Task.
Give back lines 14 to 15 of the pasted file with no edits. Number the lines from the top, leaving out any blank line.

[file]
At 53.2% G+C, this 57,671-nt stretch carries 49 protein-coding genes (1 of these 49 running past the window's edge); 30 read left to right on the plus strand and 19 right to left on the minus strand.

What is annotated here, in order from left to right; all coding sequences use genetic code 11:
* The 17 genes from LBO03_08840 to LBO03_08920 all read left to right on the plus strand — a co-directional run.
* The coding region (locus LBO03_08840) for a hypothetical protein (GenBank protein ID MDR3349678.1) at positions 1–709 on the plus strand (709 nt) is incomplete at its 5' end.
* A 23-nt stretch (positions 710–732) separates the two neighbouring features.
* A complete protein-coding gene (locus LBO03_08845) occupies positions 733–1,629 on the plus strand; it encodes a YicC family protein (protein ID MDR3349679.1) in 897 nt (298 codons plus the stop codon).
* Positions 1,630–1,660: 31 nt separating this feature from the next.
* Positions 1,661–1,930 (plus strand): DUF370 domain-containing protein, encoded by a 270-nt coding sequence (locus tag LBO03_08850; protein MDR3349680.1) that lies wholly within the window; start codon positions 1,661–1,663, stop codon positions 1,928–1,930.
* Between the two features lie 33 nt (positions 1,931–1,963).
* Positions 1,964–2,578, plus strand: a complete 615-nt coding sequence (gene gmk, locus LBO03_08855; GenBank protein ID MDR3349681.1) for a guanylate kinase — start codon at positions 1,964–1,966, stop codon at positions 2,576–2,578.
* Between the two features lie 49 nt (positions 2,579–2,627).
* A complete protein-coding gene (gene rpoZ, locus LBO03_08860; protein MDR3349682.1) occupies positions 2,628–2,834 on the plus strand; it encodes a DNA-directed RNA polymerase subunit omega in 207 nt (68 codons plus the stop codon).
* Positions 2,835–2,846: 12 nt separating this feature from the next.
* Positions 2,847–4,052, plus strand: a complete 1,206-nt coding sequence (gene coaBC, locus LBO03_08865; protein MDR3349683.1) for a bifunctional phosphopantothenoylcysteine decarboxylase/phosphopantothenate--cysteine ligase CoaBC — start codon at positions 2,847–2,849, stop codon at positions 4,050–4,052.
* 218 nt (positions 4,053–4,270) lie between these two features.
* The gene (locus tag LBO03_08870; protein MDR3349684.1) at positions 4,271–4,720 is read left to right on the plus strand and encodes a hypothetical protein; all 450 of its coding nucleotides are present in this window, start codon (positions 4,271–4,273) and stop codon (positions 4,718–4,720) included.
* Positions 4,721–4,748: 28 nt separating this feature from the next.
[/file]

* Positions 2,847–4,052, plus strand: a complete 1,206-nt coding sequence (gene coaBC, locus LBO03_08865; protein MDR3349683.1) for a bifunctional phosphopantothenoylcysteine decarboxylase/phosphopantothenate--cysteine ligase CoaBC — start codon at positions 2,847–2,849, stop codon at positions 4,050–4,052.
* 218 nt (positions 4,053–4,270) lie between these two features.